You stipulate that the frequency resolution is 4Hz. This means that the time duration of the signal you convert is 0.25 seconds. It is easy to see that the 1Hz, 2Hz signals etc will not have had a whole number of cycles in that time.
Unfortunately, when you use the FFT (which is just an efficient way to do a DFT) to compute the spectrum of a signal which contains incomplete cycles of sine waves, the energy will 'leak' between bins.
If you crank up a copy of MATLAB, or Octave, or SciPy with Python, and load these waveforms, or better still just one waveform so as not to confuse yourself, into a signal and FFT them, then this is what you will see. Using a 1Hz, or 2Hz, or 3Hz input signal will result in some energy ending up in every bin. Using a 4Hz signal, because it fits exactly into 0.25 seconds, will give you energy in just the 4Hz bin, and nowhere else.
There are a number of technicalities to be mastered to get 'sensible' spectrum analysis type results out of an FFT when incomplete cycles of sine waves go in. Using a window function to multiply the signal before FFTing reduces the effect of partial cycles spilling energy into the wrong bins. Generally, a resolution of about 20% the spacing of your input signals is needed if you want to resolve them, using typical windows.
There is not the space in an answer like this for a full tutorial on spectrum analysis. Just be aware that an FFT is only part of what's needed to get from time signals to a meaningful power spectrum.
The output of the FFT is often called 'bins'. This is just terminology. In an n-point times series, you have a signal described by n complex values, that are usually called samples, sometimes 'time samples'. When the signal is FFT'd, you have a different description of exactly the same signal, with the same total power (see Parseval's theorem), with n complex frequency values, that are sometimes called 'frequency samples', but more often called 'bins'. Both bins and samples run from 0 to n-1, beware Matlab that uses 1 to n indexing!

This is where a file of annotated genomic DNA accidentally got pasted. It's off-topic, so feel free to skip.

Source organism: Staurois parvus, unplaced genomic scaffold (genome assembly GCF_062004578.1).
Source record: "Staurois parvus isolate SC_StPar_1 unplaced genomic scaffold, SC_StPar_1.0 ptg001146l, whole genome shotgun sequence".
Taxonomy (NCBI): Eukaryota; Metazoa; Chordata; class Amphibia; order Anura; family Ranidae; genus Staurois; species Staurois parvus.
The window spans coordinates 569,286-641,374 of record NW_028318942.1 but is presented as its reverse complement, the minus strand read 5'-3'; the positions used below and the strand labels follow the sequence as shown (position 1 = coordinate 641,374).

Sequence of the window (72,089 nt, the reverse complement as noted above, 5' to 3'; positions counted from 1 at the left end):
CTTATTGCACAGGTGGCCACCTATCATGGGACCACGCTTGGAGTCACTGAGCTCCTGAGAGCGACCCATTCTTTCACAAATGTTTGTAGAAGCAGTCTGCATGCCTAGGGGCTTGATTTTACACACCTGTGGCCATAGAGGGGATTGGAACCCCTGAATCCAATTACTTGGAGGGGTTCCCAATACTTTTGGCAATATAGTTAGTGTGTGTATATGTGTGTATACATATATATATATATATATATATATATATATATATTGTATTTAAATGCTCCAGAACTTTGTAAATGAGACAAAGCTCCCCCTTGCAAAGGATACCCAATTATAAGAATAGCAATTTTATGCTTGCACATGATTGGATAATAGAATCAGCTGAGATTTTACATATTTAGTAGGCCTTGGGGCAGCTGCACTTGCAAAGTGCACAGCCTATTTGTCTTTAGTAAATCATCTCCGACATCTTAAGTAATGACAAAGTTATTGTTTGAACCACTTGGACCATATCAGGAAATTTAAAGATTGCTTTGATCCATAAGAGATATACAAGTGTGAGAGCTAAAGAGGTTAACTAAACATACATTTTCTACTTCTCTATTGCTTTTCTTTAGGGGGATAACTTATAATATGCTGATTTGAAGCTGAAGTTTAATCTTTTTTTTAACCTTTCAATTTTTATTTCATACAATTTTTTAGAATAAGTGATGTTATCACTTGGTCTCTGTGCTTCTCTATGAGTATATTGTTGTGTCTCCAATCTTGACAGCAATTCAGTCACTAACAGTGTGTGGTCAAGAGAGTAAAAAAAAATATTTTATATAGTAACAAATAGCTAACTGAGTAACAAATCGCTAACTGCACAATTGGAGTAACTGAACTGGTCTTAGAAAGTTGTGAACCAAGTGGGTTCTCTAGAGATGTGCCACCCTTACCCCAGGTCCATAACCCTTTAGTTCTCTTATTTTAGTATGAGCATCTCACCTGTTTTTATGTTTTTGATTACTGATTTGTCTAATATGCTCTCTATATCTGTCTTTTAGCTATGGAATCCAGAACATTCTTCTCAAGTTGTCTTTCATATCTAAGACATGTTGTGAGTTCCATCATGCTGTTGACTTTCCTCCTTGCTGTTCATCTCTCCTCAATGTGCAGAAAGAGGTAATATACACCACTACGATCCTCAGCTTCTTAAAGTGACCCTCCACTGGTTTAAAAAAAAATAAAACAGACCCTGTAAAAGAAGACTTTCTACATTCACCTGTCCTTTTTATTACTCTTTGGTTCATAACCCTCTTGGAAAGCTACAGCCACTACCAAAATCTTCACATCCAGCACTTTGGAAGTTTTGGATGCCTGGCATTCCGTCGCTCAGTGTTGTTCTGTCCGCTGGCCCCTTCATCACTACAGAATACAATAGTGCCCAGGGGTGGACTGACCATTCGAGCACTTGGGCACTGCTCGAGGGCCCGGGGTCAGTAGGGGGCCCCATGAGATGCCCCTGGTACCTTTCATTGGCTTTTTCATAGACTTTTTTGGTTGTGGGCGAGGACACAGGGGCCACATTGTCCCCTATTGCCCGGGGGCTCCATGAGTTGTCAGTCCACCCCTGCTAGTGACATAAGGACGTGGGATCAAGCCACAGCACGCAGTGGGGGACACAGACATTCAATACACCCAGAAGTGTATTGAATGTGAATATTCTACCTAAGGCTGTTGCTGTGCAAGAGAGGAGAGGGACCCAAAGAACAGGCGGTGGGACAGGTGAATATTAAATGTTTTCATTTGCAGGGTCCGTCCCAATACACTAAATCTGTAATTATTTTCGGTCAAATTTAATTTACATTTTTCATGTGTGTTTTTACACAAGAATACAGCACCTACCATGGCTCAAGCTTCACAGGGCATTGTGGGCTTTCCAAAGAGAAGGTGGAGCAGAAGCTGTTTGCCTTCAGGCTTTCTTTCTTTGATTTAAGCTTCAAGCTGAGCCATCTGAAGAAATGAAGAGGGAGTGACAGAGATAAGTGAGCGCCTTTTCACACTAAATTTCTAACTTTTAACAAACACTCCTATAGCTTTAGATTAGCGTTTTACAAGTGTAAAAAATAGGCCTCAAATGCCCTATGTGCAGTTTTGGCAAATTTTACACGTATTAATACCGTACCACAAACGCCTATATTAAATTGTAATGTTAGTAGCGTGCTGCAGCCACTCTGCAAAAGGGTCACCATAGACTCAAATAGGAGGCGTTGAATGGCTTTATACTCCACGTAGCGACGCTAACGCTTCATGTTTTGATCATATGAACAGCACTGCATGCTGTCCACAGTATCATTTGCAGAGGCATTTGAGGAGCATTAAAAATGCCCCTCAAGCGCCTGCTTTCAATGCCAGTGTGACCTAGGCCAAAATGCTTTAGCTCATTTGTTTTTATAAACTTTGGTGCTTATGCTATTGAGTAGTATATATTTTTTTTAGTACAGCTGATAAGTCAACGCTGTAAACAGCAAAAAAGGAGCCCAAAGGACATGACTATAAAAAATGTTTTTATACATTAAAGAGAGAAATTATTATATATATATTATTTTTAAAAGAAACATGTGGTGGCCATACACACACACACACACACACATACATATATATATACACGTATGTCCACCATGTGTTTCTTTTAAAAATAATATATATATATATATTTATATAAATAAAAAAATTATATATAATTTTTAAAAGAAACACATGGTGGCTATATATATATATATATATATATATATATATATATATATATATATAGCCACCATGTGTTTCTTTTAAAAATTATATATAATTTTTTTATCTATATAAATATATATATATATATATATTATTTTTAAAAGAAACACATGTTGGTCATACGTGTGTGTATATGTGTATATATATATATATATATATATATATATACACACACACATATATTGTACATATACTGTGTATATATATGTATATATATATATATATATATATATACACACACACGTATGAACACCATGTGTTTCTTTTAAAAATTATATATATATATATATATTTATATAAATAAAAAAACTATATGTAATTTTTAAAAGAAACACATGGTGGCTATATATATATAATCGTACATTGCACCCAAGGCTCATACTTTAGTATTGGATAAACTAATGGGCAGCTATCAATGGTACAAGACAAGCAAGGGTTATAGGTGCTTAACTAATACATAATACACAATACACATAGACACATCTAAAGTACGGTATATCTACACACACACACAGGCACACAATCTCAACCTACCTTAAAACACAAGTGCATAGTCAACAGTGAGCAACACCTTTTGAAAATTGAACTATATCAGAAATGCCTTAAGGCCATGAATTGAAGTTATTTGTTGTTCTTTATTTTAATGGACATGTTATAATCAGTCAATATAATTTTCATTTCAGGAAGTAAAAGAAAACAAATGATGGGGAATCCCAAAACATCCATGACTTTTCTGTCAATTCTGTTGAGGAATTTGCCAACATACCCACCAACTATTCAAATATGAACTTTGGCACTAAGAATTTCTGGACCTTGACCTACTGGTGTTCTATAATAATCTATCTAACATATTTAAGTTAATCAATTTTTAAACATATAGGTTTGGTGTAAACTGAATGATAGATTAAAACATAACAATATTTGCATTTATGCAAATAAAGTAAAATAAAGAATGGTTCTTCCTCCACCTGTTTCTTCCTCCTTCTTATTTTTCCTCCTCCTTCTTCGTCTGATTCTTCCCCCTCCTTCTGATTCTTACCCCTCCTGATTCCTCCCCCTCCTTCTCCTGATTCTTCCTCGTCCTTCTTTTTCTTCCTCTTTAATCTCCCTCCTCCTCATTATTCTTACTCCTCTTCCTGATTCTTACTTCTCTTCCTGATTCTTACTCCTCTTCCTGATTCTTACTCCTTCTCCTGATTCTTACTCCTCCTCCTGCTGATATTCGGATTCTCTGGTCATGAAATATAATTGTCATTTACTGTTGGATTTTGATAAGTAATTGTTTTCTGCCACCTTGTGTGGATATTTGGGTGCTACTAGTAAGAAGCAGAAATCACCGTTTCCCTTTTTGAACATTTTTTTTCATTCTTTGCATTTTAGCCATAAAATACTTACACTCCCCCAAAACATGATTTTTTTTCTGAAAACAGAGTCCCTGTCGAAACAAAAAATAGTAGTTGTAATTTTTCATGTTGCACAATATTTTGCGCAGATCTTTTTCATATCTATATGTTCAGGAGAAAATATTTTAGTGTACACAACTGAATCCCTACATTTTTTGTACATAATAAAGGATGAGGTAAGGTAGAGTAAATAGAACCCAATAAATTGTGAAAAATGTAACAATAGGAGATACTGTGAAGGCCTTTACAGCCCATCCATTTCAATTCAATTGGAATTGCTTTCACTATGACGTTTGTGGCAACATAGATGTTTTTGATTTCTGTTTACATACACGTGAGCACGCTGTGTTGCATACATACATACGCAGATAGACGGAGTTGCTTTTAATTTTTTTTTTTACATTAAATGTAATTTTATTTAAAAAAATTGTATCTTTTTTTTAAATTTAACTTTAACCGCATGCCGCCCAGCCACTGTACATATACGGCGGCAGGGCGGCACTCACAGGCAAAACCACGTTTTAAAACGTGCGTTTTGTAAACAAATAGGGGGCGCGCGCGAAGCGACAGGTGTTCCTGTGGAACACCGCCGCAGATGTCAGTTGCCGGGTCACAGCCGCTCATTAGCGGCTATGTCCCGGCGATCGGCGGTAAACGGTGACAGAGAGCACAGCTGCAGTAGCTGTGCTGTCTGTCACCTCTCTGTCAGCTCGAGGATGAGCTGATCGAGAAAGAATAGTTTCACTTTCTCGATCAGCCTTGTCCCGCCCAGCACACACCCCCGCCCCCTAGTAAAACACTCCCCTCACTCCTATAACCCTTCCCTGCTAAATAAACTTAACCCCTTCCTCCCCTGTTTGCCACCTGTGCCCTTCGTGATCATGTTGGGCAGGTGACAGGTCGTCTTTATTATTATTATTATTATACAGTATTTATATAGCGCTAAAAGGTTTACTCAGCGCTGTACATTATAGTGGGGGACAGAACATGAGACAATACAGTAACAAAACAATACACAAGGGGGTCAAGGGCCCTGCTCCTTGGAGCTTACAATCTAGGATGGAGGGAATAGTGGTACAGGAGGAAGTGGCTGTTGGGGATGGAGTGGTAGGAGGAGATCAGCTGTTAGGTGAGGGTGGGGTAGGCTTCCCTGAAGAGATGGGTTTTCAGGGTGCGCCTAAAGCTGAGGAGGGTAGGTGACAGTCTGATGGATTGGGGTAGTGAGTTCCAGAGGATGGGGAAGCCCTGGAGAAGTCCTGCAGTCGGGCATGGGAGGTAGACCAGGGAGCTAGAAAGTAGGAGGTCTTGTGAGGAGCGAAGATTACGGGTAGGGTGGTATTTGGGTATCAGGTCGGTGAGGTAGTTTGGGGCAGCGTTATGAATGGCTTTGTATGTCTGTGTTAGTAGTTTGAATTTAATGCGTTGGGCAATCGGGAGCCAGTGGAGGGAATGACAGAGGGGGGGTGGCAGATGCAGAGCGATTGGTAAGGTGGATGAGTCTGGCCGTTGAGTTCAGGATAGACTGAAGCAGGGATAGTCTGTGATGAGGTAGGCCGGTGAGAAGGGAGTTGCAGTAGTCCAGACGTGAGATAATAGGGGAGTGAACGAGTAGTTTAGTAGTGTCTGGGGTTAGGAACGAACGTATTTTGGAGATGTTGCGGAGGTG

The amplitude of the Nth bin, is the voltage of the input sinewave with N cycles in the length of the time input. Nothing more, nothing less. The FFT assumes that all input sinewaves are exactly periodic. If you try to put in one that isn't, it will assume that it is, giving you results you don't expect for spectrum analysis. So when your output has 4Hz resolution, it only expects input multiples of 4Hz. A short length of 1Hz signal is therefore broken down into components at 4Hz and multiples thereof that will reconstruct its shape.
Because of this assumption of input periodicity, the FFT probably isn't the best place to start when trying to understand spectral analysis.
Unless - until you get happy with what's going on, always use a long FFT, use a resolution better than 20% of your finest input frequency spacing. This will guarrantee you at least 5 cycles difference in the input. This means that spectral leakage will at least be manageable, you will see something that looks plausible, even if it's not strictly correct. Then later, you can add a window function (look these up) and this 5 cycle rule will mean that you will still be able to resolve your input signals, while getting much less leakage than you had before.
I have had a quick look around the web, and haven't found anything worth linking to you, because I note the key word 'intuitive', and most stuff I can find is full of formulae.
You need to play with some inputs, and see some outputs. Get a copy of MATLAB (low cost to students), Octave (free), Python+SciPy (free) or even an Excel spreadsheet (ubiquitous), build some time series, and see where the spectrum power goes. Keep the resolution fine, that is at least 5 cycles in the time record, and 5 cycles difference between closest spaced signals. Keep the signals an integer number of cycles, at least at first.